Joachim and Anna

Joachim and Anna

separated spouses joyfully meet at Jerusalem gate on news of her pregnancy. [Ital. Lit.: Golden Legend]
See: Reunion
References in periodicals archive ?
below who inhabit the life of Mary's parents Joachim and Anna,
The feast also carries miraculous overtones, given the barrenness suffered by her parents, Joachim and Anna. The feast defines Mary as a key figure in the salvation of humanity.
By your holy birth, O pure one, Joachim and Anna were freed from the curse of barrenness, and Adam and Eve from the corruption of death; your people also, who have been freed from the guilt of their sins, celebrate the feast of your birth by crying unto you: "The barren woman gives birth to the Theotokos, who nursed [Christ], our life." (27)
Romanos's canticle on the birth of Mary is instructive, as it conveys the significance of the feast of Mary's Birth itself, with specific references to the characters of Joachim and Anna. The hymn concentrates on Mary's birth as the mysterious event that reverses humanity's plight, symbolized by the transformation of barrenness into fruitfulness.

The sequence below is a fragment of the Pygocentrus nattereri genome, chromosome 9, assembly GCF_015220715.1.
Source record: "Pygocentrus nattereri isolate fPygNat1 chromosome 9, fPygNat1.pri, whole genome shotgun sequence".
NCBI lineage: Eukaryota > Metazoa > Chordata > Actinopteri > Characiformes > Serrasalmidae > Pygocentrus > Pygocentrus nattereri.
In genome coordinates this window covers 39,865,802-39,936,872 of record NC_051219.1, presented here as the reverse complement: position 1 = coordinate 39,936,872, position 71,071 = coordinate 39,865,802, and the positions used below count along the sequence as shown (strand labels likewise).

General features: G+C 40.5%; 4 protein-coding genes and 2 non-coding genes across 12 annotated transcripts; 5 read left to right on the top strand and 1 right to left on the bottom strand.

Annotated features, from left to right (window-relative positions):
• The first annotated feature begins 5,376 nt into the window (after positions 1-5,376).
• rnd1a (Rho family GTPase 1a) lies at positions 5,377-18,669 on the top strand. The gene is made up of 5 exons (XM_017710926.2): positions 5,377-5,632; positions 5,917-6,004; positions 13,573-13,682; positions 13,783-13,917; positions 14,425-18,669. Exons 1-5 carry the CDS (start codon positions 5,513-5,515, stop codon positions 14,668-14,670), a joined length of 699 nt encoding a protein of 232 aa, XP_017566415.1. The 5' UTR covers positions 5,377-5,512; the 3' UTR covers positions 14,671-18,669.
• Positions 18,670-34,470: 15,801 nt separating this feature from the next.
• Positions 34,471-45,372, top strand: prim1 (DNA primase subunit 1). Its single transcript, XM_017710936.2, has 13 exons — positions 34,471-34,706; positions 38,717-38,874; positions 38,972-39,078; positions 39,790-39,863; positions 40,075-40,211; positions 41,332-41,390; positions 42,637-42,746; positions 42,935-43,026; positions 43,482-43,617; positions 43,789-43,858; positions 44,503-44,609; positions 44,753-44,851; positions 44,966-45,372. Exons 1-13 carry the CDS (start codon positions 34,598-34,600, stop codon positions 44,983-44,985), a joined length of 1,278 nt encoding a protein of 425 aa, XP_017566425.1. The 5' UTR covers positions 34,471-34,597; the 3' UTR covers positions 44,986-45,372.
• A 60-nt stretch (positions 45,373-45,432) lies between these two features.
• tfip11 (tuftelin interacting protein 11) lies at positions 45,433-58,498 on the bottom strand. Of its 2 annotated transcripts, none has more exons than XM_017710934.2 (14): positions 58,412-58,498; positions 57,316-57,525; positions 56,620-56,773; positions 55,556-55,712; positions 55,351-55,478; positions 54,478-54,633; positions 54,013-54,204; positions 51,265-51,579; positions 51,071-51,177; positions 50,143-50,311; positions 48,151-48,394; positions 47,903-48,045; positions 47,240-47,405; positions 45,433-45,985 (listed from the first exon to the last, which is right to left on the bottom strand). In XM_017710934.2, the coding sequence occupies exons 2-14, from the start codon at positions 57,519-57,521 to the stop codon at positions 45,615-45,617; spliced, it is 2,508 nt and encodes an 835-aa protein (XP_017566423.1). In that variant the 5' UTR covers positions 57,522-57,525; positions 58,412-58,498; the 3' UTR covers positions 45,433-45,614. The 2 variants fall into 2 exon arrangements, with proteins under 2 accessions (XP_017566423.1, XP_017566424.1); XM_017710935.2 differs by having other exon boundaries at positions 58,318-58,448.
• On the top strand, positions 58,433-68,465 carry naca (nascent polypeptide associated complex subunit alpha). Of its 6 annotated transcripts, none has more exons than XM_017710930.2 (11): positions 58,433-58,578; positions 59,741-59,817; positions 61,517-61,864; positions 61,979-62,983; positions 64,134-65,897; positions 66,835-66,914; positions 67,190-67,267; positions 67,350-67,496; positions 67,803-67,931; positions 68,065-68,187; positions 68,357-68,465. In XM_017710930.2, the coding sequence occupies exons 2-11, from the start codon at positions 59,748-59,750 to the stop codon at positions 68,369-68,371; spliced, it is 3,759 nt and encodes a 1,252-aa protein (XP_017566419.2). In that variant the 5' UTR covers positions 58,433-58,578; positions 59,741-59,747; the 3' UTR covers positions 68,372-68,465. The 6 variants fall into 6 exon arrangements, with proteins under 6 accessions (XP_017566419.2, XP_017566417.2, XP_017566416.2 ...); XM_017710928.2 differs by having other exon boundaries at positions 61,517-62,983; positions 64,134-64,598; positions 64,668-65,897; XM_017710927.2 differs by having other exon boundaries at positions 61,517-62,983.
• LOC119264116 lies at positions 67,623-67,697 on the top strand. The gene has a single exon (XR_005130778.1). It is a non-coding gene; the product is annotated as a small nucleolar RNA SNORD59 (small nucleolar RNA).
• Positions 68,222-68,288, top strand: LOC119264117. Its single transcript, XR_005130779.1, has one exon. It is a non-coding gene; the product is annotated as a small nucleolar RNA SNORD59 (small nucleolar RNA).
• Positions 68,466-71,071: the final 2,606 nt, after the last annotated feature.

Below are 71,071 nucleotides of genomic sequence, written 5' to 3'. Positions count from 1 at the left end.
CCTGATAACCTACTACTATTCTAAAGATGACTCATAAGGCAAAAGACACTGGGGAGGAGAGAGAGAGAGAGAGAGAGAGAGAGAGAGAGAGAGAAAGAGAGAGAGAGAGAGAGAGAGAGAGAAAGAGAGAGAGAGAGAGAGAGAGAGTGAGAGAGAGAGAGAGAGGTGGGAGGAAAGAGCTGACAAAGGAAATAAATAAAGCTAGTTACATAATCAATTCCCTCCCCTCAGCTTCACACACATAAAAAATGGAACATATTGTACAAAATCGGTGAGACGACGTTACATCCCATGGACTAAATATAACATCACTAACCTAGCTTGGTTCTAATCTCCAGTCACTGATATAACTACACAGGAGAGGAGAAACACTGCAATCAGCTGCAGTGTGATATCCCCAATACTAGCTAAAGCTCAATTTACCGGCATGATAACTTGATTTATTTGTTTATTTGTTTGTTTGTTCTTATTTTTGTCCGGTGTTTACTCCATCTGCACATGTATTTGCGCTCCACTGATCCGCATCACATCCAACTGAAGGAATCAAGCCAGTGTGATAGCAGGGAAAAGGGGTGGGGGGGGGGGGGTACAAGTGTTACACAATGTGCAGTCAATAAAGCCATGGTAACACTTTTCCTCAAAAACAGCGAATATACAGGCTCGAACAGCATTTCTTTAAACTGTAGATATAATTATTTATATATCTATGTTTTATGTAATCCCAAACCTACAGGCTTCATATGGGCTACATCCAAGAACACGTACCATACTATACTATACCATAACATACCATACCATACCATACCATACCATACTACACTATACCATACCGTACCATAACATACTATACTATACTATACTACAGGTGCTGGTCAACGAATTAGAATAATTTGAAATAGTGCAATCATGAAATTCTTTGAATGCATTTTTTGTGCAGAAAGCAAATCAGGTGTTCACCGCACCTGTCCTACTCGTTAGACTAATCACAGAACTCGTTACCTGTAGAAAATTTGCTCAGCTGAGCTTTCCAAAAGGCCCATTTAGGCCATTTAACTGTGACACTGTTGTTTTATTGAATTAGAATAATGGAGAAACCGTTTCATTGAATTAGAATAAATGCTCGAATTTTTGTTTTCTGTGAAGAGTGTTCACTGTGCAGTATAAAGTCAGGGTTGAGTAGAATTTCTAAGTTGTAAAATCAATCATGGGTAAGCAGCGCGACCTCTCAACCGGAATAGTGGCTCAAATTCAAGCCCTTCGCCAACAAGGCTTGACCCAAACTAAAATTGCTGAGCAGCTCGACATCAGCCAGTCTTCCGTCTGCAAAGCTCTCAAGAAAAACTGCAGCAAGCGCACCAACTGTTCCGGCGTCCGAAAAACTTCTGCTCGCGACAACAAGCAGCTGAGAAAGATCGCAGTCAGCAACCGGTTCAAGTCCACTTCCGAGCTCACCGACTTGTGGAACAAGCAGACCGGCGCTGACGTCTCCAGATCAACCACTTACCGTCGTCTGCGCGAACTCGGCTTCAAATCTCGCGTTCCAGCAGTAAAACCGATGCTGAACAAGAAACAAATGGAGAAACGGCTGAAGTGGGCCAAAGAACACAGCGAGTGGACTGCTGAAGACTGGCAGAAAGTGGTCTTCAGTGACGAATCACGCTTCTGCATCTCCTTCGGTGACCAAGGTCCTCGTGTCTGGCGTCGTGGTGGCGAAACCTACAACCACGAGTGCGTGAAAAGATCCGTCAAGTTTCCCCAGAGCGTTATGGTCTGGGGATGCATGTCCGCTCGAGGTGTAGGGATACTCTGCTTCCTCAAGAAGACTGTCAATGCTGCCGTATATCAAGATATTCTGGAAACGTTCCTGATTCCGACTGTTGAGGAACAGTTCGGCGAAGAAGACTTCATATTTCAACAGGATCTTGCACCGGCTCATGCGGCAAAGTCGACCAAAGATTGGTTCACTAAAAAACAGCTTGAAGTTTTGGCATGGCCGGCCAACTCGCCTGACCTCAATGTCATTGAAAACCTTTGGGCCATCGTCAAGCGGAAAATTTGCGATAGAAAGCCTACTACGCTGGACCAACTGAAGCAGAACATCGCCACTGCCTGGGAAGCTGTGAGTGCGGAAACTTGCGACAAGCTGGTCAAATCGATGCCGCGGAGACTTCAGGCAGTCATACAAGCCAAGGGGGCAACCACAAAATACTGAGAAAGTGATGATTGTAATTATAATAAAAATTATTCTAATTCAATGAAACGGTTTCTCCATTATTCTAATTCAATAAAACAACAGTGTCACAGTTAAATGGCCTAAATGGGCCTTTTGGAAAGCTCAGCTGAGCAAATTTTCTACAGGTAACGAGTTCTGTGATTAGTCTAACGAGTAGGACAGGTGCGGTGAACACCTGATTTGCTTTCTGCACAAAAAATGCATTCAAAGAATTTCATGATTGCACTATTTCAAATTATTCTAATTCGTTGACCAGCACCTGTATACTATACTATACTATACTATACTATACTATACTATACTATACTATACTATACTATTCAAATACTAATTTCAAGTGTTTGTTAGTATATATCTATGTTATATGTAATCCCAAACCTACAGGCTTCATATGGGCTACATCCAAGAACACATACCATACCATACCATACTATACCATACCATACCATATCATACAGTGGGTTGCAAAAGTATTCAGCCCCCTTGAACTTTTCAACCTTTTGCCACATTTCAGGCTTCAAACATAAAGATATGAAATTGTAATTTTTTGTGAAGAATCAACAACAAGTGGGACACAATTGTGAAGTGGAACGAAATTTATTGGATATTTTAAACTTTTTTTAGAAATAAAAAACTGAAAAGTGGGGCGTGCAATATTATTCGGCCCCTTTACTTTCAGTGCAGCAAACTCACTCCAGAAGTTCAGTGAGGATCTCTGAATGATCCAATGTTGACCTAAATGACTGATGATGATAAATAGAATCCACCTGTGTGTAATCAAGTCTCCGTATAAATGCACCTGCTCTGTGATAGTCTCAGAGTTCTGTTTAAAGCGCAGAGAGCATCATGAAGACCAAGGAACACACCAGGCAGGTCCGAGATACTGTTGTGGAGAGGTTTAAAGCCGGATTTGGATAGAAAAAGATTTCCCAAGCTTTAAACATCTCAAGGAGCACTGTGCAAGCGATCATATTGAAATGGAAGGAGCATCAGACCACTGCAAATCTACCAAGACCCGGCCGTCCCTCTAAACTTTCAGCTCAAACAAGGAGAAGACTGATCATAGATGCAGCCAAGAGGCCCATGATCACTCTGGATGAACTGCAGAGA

(35) John relies on the story of Mary's birth from the Protoevangelion of James, as he traces her chastity and holiness back to Joachim and Anna:
(44) The text itself centers on Mary's parents, Joachim and Anna. (45) Joachim is wealthy and generous, and devoted to God, but poorly regarded in Israel because he has no children.
While the author of the Protoevangelion has reintroduced some basic theological themes by patterning Joachim and Anna after Abraham and Sarah, and the angelic visitation after the conception of John and the Annunciation, he does not use the occasion to make any bold soteriological statements about Mary or the event of her birth.
Both Romanos's and John Damascene's use of the Protoevangelion as a source is opportunistic, as all the characters, including Joachim and Anna, play an important role in contributing to Mary's human holiness and purity.
The feast recalls the story of Joachim and Anna, culminating in the birth of Mary.
The readings do not mention Joachim and Anna, nor do they directly reflect on Mary's own birth.
The real substance for the festal reflections on Mary's birth, its consequences for humanity, the participation of Joachim and Anna, and Mary's role in salvation history comes from the hymnography.
The Church remembers the parents of the Blessed Virgin Mary, Joachim and Anna, as well as the Presentation of the Most Holy Lady in the Temple, not just because of the influence of certain apocryphal writings, but also because of a long liturgical and oral tradition.